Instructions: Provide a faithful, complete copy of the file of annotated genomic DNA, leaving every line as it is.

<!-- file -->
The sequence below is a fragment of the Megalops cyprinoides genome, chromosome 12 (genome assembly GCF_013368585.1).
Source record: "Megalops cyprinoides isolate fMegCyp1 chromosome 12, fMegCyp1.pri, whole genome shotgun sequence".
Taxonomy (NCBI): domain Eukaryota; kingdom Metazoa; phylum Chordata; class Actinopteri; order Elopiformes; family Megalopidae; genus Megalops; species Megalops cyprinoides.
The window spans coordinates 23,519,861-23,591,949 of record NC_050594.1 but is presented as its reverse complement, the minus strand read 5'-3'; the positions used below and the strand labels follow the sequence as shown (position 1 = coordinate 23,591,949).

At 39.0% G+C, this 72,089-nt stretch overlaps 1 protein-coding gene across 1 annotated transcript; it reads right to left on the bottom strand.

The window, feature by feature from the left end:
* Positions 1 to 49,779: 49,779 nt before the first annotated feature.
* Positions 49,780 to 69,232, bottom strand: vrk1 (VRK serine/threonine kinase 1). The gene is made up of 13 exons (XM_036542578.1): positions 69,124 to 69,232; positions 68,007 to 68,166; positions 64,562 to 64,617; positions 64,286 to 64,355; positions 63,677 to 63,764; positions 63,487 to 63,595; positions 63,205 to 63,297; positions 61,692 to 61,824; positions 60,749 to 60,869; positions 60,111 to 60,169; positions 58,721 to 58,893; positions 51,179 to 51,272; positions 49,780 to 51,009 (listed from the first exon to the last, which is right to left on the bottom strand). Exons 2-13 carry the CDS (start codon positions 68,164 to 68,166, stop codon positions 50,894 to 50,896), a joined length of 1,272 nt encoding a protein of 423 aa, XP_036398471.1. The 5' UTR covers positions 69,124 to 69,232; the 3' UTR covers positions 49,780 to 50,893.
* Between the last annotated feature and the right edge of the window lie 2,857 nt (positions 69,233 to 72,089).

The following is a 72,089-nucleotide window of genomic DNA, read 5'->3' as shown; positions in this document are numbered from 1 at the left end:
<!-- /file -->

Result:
The sequence below is a fragment of the Megalops cyprinoides genome, chromosome 12 (genome assembly GCF_013368585.1).
Source record: "Megalops cyprinoides isolate fMegCyp1 chromosome 12, fMegCyp1.pri, whole genome shotgun sequence".
Taxonomy (NCBI): domain Eukaryota; kingdom Metazoa; phylum Chordata; class Actinopteri; order Elopiformes; family Megalopidae; genus Megalops; species Megalops cyprinoides.
The window spans coordinates 23,519,861-23,591,949 of record NC_050594.1 but is presented as its reverse complement, the minus strand read 5'-3'; the positions used below and the strand labels follow the sequence as shown (position 1 = coordinate 23,591,949).

At 39.0% G+C, this 72,089-nt stretch overlaps 1 protein-coding gene across 1 annotated transcript; it reads right to left on the bottom strand.

The window, feature by feature from the left end:
* Positions 1 to 49,779: 49,779 nt before the first annotated feature.
* Positions 49,780 to 69,232, bottom strand: vrk1 (VRK serine/threonine kinase 1). The gene is made up of 13 exons (XM_036542578.1): positions 69,124 to 69,232; positions 68,007 to 68,166; positions 64,562 to 64,617; positions 64,286 to 64,355; positions 63,677 to 63,764; positions 63,487 to 63,595; positions 63,205 to 63,297; positions 61,692 to 61,824; positions 60,749 to 60,869; positions 60,111 to 60,169; positions 58,721 to 58,893; positions 51,179 to 51,272; positions 49,780 to 51,009 (listed from the first exon to the last, which is right to left on the bottom strand). Exons 2-13 carry the CDS (start codon positions 68,164 to 68,166, stop codon positions 50,894 to 50,896), a joined length of 1,272 nt encoding a protein of 423 aa, XP_036398471.1. The 5' UTR covers positions 69,124 to 69,232; the 3' UTR covers positions 49,780 to 50,893.
* Between the last annotated feature and the right edge of the window lie 2,857 nt (positions 69,233 to 72,089).

The following is a 72,089-nucleotide window of genomic DNA, read 5'->3' as shown; positions in this document are numbered from 1 at the left end: